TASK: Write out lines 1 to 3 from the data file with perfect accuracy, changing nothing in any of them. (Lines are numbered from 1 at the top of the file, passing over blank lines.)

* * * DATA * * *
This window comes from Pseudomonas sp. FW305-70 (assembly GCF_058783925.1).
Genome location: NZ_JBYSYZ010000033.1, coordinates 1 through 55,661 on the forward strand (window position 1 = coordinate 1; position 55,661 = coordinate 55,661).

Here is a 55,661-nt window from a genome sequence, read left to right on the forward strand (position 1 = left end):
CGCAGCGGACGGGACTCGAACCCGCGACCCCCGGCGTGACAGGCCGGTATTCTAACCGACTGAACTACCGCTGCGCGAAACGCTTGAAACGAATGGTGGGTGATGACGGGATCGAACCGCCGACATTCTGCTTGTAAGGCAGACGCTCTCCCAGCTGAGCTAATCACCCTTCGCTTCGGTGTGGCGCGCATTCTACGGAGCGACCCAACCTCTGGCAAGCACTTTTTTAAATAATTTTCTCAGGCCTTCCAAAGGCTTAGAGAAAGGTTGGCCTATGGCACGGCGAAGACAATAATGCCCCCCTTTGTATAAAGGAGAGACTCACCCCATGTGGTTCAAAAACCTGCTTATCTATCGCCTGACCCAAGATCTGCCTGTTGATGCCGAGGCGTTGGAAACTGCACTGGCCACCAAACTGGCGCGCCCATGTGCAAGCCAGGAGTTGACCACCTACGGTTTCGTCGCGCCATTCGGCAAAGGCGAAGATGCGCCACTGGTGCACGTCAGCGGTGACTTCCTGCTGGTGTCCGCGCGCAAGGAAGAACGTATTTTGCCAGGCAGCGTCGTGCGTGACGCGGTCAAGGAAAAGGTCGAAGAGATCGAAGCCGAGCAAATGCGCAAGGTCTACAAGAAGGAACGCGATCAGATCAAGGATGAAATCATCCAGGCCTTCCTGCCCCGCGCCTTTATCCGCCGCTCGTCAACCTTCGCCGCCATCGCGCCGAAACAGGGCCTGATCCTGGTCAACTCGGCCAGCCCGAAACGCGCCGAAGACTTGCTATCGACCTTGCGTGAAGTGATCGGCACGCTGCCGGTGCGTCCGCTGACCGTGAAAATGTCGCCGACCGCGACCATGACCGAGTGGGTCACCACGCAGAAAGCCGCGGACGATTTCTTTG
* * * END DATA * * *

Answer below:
This window comes from Pseudomonas sp. FW305-70 (assembly GCF_058783925.1).
Genome location: NZ_JBYSYZ010000033.1, coordinates 1 through 55,661 on the forward strand (window position 1 = coordinate 1; position 55,661 = coordinate 55,661).

Here is a 55,661-nt window from a genome sequence, read left to right on the forward strand (position 1 = left end):